rim_0101

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Feb 17, 2016
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So I was recently hired for a scribe position at an ED. I have completed all the required courses and now is the time for the final exam and the floor training... However, I have to first pass the final to get to floor training.

I was wondering, for those of you who have been working as a scribe in ED, was the final difficult? Were there certain areas you would have concentrated your studying more? And how was floor training? I am very worried about 1.) Not passing the final 2.) If I pass, not doing well during floor training and letting myself down, not to mention pissing all of the doctors/nurses/my boss off lol.

If you guys have any advice I would really appreciate it and if there's anything I could do to strengthen my documenting skills please let me know. I am trying to do many of the online practice scenarios that they provided... hoping for the best. thx.
 
Last edited:
Jun 2, 2017
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  1. Pre-Medical
So I was recently hired for a scribe position at an ED. I have completed all the required course and now is the time for the final exam and the floor training... However, I have to first pass the final to get to floor training.

I was wondering, for those of you who have been working as a scribe in ED, was the final difficult? Were there certain areas you would have concentrated you're studying more? And how was floor training? I am very worried about 1.) Not passing the final 2.) If I pass, not doing well during floor training and letting myself down, not to mention pissing all of the doctors/nurses/my boss off lol.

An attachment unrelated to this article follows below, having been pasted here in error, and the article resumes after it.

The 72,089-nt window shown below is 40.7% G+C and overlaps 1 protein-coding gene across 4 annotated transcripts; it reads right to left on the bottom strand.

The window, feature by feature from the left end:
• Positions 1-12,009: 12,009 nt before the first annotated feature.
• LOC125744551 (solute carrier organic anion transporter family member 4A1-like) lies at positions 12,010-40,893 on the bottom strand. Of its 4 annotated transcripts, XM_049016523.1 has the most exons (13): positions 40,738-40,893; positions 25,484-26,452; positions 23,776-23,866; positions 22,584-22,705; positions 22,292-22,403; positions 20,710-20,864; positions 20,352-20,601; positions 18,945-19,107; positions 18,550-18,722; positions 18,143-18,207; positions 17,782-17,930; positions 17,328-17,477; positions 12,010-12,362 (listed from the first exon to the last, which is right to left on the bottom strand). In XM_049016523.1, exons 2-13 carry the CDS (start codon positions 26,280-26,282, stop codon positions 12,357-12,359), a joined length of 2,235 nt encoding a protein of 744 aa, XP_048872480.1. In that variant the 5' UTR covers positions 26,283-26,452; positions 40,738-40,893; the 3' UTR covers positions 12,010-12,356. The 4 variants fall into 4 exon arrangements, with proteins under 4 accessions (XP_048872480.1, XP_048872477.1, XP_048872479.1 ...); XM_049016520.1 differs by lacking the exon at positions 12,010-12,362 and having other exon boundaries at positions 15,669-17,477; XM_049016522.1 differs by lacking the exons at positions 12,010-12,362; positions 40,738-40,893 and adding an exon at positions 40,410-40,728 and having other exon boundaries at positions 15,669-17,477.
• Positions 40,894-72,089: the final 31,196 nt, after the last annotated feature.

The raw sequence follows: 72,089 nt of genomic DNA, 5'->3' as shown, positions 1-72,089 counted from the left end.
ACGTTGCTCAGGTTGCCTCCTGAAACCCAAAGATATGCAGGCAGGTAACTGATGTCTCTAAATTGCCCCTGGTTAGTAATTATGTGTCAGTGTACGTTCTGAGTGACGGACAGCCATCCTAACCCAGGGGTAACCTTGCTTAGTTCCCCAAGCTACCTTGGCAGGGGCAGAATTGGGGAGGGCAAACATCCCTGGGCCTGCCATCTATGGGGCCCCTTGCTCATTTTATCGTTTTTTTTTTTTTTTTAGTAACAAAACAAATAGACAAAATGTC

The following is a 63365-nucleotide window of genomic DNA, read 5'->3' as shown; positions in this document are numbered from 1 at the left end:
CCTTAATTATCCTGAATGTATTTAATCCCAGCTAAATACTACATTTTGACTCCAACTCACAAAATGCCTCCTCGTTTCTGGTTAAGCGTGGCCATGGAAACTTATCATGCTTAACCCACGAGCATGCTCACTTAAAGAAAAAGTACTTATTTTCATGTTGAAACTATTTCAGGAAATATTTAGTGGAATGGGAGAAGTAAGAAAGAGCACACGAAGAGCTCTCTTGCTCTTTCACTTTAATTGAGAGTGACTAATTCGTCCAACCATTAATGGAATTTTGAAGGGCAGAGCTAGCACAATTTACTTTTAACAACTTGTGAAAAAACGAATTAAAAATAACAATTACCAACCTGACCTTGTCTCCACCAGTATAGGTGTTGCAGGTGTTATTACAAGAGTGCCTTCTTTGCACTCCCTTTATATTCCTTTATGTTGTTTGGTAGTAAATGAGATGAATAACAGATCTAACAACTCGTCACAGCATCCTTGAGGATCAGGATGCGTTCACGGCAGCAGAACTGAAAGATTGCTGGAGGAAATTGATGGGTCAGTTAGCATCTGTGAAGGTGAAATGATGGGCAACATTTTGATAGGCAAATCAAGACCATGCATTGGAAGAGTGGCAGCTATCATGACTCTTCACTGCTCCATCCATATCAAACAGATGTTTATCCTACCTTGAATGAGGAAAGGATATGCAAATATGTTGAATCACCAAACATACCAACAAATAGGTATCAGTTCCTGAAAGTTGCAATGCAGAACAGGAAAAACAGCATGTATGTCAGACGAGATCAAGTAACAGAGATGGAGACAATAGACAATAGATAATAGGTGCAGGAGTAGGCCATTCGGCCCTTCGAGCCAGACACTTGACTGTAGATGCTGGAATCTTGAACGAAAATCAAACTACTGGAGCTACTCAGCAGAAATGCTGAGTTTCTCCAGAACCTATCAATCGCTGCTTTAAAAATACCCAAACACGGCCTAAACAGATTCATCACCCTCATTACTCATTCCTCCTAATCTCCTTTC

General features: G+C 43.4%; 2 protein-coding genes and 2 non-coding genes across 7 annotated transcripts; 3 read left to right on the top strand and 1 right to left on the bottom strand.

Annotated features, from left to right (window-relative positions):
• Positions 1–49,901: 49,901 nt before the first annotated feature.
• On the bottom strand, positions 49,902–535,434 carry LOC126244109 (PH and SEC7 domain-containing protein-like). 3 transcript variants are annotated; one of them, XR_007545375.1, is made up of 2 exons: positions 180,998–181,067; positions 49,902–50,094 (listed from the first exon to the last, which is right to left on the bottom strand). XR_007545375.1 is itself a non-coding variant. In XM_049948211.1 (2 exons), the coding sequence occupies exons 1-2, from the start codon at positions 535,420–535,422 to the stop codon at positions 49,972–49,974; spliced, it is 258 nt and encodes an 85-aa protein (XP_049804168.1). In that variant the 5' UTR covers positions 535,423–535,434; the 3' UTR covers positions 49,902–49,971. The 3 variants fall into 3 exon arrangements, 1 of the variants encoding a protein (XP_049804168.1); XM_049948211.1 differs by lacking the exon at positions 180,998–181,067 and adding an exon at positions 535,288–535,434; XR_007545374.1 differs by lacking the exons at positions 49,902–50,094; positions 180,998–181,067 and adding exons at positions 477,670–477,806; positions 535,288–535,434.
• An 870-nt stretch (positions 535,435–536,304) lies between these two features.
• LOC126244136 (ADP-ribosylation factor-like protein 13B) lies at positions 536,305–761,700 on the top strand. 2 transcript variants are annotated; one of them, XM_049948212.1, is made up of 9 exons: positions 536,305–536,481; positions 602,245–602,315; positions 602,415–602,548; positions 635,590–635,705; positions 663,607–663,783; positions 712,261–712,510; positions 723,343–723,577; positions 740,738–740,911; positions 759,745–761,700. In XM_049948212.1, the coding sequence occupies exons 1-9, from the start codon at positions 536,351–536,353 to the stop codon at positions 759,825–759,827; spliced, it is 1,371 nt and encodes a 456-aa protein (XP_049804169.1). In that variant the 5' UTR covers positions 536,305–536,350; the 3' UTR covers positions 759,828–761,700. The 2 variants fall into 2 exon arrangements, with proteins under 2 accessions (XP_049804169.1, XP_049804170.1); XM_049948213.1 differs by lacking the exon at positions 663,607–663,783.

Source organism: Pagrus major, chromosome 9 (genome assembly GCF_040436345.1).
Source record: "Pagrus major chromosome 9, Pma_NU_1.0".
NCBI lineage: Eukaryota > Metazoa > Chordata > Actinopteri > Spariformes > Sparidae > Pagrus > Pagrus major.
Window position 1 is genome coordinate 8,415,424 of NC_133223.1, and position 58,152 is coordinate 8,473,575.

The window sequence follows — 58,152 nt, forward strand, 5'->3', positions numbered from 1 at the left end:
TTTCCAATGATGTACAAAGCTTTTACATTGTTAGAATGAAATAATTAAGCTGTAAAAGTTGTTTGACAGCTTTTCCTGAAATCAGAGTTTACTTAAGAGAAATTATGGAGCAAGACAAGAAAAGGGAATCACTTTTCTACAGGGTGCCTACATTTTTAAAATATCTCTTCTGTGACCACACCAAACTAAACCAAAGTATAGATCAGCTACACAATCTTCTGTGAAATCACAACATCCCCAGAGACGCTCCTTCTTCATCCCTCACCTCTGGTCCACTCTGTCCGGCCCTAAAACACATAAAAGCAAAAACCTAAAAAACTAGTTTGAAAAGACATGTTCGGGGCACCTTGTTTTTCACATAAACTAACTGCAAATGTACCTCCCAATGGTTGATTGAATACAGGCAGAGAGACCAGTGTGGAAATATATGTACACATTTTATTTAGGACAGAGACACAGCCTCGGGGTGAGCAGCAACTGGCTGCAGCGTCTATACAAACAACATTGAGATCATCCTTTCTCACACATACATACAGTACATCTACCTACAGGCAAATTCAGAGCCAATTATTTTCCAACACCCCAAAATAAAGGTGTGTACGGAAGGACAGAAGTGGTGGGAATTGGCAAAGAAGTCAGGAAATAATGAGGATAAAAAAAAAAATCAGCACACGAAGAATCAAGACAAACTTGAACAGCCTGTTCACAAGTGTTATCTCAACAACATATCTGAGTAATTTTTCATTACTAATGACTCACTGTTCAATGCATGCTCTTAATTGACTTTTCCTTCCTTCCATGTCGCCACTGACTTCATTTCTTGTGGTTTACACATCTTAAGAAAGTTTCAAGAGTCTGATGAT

If you guys have any advice I would really appreciate it and if there's anything I could do to strengthen my documenting skills please let me know. I am trying to do many of the online practice scenarios that they provided... hoping for the best. thx.


I was an ED scribe for 1.5 years, the final wasn't too bad from what I can remember - I think it was pretty focused on some of the more common things that you're bound to run into in the ED for HPI (MI, Stroke, N/V/D, SOB etc etc) and associated diagnoses, lab/radiology work and physical exam findings.

One thing I heard that seemed to work as far as practice was to have a friend or family member speak to you and you type up what they say word for word - helps you get used to the physician dictating to you. It's not that it's that difficult but its a new skill that not a lot of people have used.

You should really know your med terminology and spelling down cold, just from a professionalism standpoint you should understand some/most of what is being said to you while you're in the room or being dictated to afterwards (it's fine to google medications to get the spelling) - however don't be afraid to ask the doc to repeat something in HPI or PE, as it's critical you properly document what was said. It's a balance. Also when you get more comfortable really try to pay attention to what is happening in the room, you pick up so much knowledge being in that position.

I had a great time in the ED, I'm sure you will too - it's a great place to work and learn, and get you psyched about going to med school (at least that was the case for me haha)

Cheers
 
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dno

5+ Year Member
Jun 20, 2015
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Yeah don't worry about the final. It's pretty easy. I only studied for a couple hours.
I agree with the above poster about knowing medical terms. Also, make yourself familiar with physical exam findings because a lot of the docs I work with will start rambling off exam findings in the room. EKG findings too! But if you are a quick learner, then you shouldn't have a problem after you've done it a couple times.
 
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